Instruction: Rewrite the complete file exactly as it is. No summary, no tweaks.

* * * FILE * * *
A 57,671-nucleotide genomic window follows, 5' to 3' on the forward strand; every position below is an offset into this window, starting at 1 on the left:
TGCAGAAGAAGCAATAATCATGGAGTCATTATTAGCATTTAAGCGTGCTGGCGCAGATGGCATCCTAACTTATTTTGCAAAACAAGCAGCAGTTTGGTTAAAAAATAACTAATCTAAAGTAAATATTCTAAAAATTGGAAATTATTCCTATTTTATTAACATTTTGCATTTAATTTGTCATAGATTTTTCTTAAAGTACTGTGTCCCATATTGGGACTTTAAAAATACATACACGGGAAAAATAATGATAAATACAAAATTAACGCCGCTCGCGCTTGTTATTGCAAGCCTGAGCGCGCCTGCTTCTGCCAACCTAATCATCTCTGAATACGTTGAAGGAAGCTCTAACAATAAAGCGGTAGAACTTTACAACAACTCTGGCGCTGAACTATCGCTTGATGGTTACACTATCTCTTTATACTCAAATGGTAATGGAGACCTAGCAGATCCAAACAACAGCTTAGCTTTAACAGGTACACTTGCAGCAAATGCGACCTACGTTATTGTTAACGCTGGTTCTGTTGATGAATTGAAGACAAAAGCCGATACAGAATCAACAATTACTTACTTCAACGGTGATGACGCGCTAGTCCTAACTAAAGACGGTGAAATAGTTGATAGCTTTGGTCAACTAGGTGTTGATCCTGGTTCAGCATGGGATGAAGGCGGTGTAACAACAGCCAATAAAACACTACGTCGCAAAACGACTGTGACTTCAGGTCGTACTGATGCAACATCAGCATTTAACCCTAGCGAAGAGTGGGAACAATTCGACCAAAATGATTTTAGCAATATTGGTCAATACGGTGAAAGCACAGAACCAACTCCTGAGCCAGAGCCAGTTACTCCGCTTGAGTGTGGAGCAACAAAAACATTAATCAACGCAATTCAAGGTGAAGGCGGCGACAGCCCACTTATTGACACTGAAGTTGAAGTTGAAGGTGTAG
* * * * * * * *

A 57,671-nucleotide genomic window follows, 5' to 3' on the forward strand; every position below is an offset into this window, starting at 1 on the left:
TGCAGAAGAAGCAATAATCATGGAGTCATTATTAGCATTTAAGCGTGCTGGCGCAGATGGCATCCTAACTTATTTTGCAAAACAAGCAGCAGTTTGGTTAAAAAATAACTAATCTAAAGTAAATATTCTAAAAATTGGAAATTATTCCTATTTTATTAACATTTTGCATTTAATTTGTCATAGATTTTTCTTAAAGTACTGTGTCCCATATTGGGACTTTAAAAATACATACACGGGAAAAATAATGATAAATACAAAATTAACGCCGCTCGCGCTTGTTATTGCAAGCCTGAGCGCGCCTGCTTCTGCCAACCTAATCATCTCTGAATACGTTGAAGGAAGCTCTAACAATAAAGCGGTAGAACTTTACAACAACTCTGGCGCTGAACTATCGCTTGATGGTTACACTATCTCTTTATACTCAAATGGTAATGGAGACCTAGCAGATCCAAACAACAGCTTAGCTTTAACAGGTACACTTGCAGCAAATGCGACCTACGTTATTGTTAACGCTGGTTCTGTTGATGAATTGAAGACAAAAGCCGATACAGAATCAACAATTACTTACTTCAACGGTGATGACGCGCTAGTCCTAACTAAAGACGGTGAAATAGTTGATAGCTTTGGTCAACTAGGTGTTGATCCTGGTTCAGCATGGGATGAAGGCGGTGTAACAACAGCCAATAAAACACTACGTCGCAAAACGACTGTGACTTCAGGTCGTACTGATGCAACATCAGCATTTAACCCTAGCGAAGAGTGGGAACAATTCGACCAAAATGATTTTAGCAATATTGGTCAATACGGTGAAAGCACAGAACCAACTCCTGAGCCAGAGCCAGTTACTCCGCTTGAGTGTGGAGCAACAAAAACATTAATCAACGCAATTCAAGGTGAAGGCGGCGACAGCCCACTTATTGACACTGAAGTTGAAGTTGAAGGTGTAG